Max Freeman led the Northstar engine team back in 1988 and oversaw the work on the new 3.5-liter V-6 when development began more than three years ago. His official title is assistant chief engineer of GM Powertrain's Premium V department. He was interviewed by Staff Reporter Aaron Robinson.
Why not use all the available engine technology out there?
Variable cam timing was considered, and it can help increase low-end torque. The approach we took was to increase the stroke of the engine at a much lower cost. It gave us more torque than we could have gotten with a short-stroke engine and cam phaser (variable valve timing). The customer will feel the low-end torque and get the better fuel economy out of the stroke increase more so than they would have out of the cam phaser. Do you just put everything into the engine, or just put the items in that give you the best overall value?
How did the reorganization of GM Powertrain last year affect the work on this engine?
The Northstar and V-6 were really prototypes of the new organization. We set up a special team off-site to do the conceptual work on the engine, bringing in the best block engineer, the best rod engineer, the best valvetrain guy, and having them work together with the group that had been doing the Northstar V-8. Once it was designed and in its development stage, it was transferred to the product team here that put it into production.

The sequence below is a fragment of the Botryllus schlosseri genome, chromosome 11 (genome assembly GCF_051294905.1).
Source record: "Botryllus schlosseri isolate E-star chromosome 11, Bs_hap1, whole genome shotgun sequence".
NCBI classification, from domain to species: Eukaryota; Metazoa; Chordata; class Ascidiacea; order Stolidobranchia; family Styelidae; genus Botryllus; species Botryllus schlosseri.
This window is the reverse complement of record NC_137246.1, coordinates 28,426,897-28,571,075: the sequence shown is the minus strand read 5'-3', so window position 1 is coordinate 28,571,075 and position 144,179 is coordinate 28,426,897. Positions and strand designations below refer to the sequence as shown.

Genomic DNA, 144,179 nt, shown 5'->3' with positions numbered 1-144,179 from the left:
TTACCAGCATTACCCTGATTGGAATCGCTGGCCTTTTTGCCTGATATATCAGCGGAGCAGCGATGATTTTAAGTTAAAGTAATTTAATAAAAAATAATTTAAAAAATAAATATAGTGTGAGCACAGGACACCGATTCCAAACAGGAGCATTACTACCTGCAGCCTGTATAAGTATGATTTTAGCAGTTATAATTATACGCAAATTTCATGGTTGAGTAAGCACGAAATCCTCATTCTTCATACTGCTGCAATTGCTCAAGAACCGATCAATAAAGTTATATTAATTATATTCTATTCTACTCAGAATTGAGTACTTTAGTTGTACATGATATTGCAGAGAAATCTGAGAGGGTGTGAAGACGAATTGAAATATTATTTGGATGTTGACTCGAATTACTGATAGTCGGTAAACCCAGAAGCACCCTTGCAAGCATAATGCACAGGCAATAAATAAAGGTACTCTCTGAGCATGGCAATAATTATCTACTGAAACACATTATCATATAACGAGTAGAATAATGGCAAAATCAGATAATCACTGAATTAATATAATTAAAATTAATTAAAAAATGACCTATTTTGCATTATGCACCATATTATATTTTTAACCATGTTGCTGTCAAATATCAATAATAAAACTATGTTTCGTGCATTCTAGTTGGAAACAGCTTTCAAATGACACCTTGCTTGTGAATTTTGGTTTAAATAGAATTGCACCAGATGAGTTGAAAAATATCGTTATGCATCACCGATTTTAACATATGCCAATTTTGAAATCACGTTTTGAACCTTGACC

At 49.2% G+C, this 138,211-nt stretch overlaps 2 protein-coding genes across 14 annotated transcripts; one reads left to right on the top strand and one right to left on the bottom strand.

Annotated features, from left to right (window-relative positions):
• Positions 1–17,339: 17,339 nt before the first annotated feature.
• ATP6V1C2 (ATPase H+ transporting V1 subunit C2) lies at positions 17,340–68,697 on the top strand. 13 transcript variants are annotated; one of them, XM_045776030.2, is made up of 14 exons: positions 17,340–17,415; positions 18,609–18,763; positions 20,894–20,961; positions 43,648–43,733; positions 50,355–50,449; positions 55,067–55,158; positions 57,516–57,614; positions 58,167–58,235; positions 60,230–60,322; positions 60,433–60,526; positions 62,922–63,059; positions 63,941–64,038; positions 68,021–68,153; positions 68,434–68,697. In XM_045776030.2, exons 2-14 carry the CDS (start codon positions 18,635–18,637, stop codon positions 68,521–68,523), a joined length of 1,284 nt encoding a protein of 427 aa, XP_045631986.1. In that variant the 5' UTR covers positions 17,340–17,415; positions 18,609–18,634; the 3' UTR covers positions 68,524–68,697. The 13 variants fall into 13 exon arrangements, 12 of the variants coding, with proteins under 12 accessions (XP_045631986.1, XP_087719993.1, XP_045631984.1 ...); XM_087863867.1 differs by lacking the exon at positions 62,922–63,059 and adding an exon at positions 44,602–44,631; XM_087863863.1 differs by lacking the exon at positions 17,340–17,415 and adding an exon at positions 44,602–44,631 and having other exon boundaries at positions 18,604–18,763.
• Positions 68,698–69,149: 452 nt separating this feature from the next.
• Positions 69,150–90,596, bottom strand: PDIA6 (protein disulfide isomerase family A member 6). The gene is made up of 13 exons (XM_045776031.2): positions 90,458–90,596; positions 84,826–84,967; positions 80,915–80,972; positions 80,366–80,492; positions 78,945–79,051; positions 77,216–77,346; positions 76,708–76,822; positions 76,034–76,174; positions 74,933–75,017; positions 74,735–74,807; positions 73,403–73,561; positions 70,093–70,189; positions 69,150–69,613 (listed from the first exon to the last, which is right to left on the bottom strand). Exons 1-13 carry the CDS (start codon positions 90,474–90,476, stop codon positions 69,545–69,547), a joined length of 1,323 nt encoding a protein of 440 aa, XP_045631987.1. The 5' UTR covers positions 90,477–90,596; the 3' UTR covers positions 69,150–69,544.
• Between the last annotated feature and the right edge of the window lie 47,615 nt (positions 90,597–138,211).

This engine started life as an Oldsmobile exclusive. Is that still the case?
Possibly. If you put together a good engine, customers will come. We got most of our direction and input and customer requirements from Oldsmobile. Although I'm sure there will be other interested parties later on, initially it's Oldsmobile exclusive for the first application.